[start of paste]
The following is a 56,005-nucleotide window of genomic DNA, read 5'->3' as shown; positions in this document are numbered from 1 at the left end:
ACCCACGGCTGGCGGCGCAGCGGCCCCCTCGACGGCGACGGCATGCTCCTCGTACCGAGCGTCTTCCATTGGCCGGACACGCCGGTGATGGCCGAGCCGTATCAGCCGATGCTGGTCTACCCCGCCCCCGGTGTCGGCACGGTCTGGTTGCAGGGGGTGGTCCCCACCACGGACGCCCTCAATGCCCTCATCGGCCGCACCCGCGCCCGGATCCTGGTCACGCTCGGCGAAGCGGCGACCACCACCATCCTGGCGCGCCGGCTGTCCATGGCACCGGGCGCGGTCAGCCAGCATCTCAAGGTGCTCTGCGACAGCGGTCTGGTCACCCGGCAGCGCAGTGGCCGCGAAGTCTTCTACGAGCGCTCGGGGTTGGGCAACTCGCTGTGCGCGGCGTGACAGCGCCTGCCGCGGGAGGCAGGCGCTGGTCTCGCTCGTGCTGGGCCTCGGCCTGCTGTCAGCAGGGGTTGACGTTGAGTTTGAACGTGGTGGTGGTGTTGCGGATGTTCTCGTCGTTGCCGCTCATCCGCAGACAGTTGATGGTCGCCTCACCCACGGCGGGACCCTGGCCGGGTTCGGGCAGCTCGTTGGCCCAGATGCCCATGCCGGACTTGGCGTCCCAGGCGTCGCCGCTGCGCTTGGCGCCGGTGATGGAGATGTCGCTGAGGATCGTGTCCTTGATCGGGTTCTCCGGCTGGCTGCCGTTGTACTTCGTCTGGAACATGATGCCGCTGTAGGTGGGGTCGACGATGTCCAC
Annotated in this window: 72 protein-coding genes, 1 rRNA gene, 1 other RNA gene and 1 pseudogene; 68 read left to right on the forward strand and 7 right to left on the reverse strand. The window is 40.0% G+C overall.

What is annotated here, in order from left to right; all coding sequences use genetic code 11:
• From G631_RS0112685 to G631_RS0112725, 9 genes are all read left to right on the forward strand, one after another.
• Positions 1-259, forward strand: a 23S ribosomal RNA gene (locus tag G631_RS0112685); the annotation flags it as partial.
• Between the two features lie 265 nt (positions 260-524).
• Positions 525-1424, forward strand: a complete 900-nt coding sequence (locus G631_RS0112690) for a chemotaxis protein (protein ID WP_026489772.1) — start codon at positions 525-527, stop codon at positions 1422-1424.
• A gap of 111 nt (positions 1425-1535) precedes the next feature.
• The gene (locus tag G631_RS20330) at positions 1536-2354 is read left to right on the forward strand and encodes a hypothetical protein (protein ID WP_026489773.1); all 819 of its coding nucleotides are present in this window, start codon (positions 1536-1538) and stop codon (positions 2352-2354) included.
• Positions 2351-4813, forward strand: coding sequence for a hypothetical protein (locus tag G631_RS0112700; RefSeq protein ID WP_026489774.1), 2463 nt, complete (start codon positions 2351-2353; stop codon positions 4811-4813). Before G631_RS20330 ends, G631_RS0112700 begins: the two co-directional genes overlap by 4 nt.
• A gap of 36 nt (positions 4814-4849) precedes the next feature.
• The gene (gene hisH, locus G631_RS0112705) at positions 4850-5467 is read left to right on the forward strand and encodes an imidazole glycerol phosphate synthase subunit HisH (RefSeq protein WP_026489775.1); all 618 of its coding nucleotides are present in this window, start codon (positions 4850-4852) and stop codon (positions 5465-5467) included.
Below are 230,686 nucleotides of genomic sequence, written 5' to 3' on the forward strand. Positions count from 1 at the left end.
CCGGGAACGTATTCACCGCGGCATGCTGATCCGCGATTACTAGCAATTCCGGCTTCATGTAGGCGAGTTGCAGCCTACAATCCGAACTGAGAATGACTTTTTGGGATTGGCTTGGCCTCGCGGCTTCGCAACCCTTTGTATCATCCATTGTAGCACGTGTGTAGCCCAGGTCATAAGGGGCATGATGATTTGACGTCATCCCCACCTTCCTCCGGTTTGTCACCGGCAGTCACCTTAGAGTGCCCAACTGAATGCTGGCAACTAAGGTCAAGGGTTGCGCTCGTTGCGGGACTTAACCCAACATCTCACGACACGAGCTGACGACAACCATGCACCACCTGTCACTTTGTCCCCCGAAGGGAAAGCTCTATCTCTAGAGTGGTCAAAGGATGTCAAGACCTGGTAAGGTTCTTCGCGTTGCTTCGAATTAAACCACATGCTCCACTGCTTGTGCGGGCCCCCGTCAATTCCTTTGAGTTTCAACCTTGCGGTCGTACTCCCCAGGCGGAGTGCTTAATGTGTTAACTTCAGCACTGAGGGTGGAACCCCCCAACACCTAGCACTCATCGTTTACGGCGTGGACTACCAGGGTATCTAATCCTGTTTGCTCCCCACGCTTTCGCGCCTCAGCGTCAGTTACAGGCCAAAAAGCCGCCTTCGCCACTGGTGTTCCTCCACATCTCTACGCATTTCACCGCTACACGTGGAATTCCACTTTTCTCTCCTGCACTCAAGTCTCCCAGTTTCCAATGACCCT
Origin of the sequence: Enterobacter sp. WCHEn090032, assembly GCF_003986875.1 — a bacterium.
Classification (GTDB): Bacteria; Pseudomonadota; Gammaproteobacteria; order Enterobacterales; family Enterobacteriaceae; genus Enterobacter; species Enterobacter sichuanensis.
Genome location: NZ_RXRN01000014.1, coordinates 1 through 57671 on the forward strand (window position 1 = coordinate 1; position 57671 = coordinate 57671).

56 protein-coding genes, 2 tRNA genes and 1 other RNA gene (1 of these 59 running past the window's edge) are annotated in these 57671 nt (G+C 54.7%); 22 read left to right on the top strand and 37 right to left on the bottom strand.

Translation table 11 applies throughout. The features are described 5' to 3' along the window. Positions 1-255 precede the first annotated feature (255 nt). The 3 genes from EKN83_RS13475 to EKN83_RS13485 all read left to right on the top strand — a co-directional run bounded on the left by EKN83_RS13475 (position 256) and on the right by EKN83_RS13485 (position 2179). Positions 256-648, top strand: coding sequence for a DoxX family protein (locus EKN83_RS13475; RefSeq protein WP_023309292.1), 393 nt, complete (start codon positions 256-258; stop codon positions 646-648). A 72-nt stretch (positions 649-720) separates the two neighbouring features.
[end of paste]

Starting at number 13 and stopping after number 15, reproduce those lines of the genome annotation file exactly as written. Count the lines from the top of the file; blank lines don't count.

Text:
• The gene (gene hisH, locus G631_RS0112705) at positions 4850-5467 is read left to right on the forward strand and encodes an imidazole glycerol phosphate synthase subunit HisH (RefSeq protein WP_026489775.1); all 618 of its coding nucleotides are present in this window, start codon (positions 4850-4852) and stop codon (positions 5465-5467) included.
Below are 230,686 nucleotides of genomic sequence, written 5' to 3' on the forward strand. Positions count from 1 at the left end.
CCGGGAACGTATTCACCGCGGCATGCTGATCCGCGATTACTAGCAATTCCGGCTTCATGTAGGCGAGTTGCAGCCTACAATCCGAACTGAGAATGACTTTTTGGGATTGGCTTGGCCTCGCGGCTTCGCAACCCTTTGTATCATCCATTGTAGCACGTGTGTAGCCCAGGTCATAAGGGGCATGATGATTTGACGTCATCCCCACCTTCCTCCGGTTTGTCACCGGCAGTCACCTTAGAGTGCCCAACTGAATGCTGGCAACTAAGGTCAAGGGTTGCGCTCGTTGCGGGACTTAACCCAACATCTCACGACACGAGCTGACGACAACCATGCACCACCTGTCACTTTGTCCCCCGAAGGGAAAGCTCTATCTCTAGAGTGGTCAAAGGATGTCAAGACCTGGTAAGGTTCTTCGCGTTGCTTCGAATTAAACCACATGCTCCACTGCTTGTGCGGGCCCCCGTCAATTCCTTTGAGTTTCAACCTTGCGGTCGTACTCCCCAGGCGGAGTGCTTAATGTGTTAACTTCAGCACTGAGGGTGGAACCCCCCAACACCTAGCACTCATCGTTTACGGCGTGGACTACCAGGGTATCTAATCCTGTTTGCTCCCCACGCTTTCGCGCCTCAGCGTCAGTTACAGGCCAAAAAGCCGCCTTCGCCACTGGTGTTCCTCCACATCTCTACGCATTTCACCGCTACACGTGGAATTCCACTTTTCTCTCCTGCACTCAAGTCTCCCAGTTTCCAATGACCCT